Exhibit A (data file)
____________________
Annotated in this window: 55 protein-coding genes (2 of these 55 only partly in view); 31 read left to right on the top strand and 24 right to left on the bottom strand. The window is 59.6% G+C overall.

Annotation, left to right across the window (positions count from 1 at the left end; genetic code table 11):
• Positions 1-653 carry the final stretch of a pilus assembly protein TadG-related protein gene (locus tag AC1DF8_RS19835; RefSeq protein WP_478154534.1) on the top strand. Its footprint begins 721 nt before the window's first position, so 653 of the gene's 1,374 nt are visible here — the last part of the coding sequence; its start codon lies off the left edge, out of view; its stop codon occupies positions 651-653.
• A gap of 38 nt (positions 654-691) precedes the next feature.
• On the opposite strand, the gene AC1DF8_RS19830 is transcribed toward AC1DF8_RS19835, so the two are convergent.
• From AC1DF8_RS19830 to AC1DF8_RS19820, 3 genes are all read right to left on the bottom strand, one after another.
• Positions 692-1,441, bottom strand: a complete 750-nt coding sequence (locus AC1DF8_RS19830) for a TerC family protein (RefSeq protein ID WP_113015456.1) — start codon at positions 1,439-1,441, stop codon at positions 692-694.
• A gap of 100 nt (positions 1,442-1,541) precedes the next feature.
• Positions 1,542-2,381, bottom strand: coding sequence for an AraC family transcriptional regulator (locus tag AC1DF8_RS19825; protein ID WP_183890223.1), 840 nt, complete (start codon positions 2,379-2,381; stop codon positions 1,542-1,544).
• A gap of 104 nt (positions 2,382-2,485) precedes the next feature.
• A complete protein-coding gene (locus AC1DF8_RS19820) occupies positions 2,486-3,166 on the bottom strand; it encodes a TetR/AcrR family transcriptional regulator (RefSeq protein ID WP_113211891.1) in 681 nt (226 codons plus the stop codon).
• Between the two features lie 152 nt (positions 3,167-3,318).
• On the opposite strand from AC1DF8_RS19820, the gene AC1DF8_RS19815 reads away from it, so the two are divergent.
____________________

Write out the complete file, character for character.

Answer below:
Annotated in this window: 55 protein-coding genes (2 of these 55 only partly in view); 31 read left to right on the top strand and 24 right to left on the bottom strand. The window is 59.6% G+C overall.

Annotation, left to right across the window (positions count from 1 at the left end; genetic code table 11):
• Positions 1-653 carry the final stretch of a pilus assembly protein TadG-related protein gene (locus tag AC1DF8_RS19835; RefSeq protein WP_478154534.1) on the top strand. Its footprint begins 721 nt before the window's first position, so 653 of the gene's 1,374 nt are visible here — the last part of the coding sequence; its start codon lies off the left edge, out of view; its stop codon occupies positions 651-653.
• A gap of 38 nt (positions 654-691) precedes the next feature.
• On the opposite strand, the gene AC1DF8_RS19830 is transcribed toward AC1DF8_RS19835, so the two are convergent.
• From AC1DF8_RS19830 to AC1DF8_RS19820, 3 genes are all read right to left on the bottom strand, one after another.
• Positions 692-1,441, bottom strand: a complete 750-nt coding sequence (locus AC1DF8_RS19830) for a TerC family protein (RefSeq protein ID WP_113015456.1) — start codon at positions 1,439-1,441, stop codon at positions 692-694.
• A gap of 100 nt (positions 1,442-1,541) precedes the next feature.
• Positions 1,542-2,381, bottom strand: coding sequence for an AraC family transcriptional regulator (locus tag AC1DF8_RS19825; protein ID WP_183890223.1), 840 nt, complete (start codon positions 2,379-2,381; stop codon positions 1,542-1,544).
• A gap of 104 nt (positions 2,382-2,485) precedes the next feature.
• A complete protein-coding gene (locus AC1DF8_RS19820) occupies positions 2,486-3,166 on the bottom strand; it encodes a TetR/AcrR family transcriptional regulator (RefSeq protein ID WP_113211891.1) in 681 nt (226 codons plus the stop codon).
• Between the two features lie 152 nt (positions 3,167-3,318).
• On the opposite strand from AC1DF8_RS19820, the gene AC1DF8_RS19815 reads away from it, so the two are divergent.